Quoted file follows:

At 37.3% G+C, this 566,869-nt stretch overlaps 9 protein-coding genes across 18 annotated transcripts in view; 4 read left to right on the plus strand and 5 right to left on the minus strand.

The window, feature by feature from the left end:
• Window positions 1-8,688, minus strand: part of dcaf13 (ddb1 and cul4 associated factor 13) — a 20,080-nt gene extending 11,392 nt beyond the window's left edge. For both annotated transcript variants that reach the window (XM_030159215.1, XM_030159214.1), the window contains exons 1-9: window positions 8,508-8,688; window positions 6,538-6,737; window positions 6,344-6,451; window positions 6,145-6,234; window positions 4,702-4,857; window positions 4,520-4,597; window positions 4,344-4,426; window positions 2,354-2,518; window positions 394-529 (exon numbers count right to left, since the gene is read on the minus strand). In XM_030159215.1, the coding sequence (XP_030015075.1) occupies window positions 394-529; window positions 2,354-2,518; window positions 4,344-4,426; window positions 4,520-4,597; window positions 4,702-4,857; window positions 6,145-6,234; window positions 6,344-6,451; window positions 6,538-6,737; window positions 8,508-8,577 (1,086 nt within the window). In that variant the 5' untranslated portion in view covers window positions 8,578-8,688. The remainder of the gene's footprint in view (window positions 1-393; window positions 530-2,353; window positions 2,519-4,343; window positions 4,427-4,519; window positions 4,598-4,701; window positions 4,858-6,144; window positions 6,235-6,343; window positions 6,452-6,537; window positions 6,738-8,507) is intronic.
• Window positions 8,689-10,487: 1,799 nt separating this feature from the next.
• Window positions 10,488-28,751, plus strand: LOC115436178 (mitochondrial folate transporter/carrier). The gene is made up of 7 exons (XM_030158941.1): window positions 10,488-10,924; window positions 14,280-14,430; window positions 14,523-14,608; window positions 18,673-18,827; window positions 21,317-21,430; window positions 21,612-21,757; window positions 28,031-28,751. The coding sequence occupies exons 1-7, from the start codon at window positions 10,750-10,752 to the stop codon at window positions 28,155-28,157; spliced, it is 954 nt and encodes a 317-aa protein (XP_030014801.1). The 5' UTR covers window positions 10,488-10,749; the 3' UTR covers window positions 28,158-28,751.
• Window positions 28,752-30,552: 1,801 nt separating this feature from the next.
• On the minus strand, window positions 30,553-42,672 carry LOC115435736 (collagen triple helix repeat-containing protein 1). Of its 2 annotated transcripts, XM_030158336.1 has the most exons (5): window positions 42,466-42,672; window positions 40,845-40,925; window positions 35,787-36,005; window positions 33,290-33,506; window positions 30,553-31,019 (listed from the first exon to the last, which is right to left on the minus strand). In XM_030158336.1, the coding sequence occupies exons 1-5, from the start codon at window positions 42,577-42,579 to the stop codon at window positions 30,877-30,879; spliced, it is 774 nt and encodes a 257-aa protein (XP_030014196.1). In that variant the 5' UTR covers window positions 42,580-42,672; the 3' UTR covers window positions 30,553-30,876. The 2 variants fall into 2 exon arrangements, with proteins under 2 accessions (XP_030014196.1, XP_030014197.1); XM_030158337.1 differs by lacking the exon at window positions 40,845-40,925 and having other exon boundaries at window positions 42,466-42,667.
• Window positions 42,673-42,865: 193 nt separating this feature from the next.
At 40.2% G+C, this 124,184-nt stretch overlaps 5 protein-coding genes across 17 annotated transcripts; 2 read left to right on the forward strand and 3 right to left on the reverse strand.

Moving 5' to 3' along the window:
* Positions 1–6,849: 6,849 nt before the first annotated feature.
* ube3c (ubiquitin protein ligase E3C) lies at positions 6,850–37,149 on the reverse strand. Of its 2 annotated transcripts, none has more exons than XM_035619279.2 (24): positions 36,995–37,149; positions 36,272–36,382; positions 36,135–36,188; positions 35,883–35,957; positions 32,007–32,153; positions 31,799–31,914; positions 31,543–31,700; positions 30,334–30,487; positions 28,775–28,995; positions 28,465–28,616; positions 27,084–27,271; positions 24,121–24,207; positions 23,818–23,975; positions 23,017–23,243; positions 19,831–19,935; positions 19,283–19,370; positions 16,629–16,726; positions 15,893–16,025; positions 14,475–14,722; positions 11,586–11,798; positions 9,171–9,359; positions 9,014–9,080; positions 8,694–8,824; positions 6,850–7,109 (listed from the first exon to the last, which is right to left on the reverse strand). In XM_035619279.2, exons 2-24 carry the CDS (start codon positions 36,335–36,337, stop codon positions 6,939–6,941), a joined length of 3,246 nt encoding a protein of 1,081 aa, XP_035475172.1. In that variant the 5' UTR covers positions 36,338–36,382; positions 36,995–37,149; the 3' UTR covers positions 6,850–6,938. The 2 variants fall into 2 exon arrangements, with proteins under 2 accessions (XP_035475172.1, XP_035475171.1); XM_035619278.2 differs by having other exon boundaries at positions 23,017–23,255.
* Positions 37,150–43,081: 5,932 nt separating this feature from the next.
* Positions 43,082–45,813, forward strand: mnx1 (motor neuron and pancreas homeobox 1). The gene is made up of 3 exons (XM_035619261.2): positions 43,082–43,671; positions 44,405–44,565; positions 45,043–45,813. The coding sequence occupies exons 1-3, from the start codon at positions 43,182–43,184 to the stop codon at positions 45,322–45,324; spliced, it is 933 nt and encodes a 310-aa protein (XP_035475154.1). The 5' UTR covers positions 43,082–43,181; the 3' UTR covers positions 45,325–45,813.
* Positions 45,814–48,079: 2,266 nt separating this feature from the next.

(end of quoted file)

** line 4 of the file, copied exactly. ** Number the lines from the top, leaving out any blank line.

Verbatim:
• Window positions 8,689-10,487: 1,799 nt separating this feature from the next.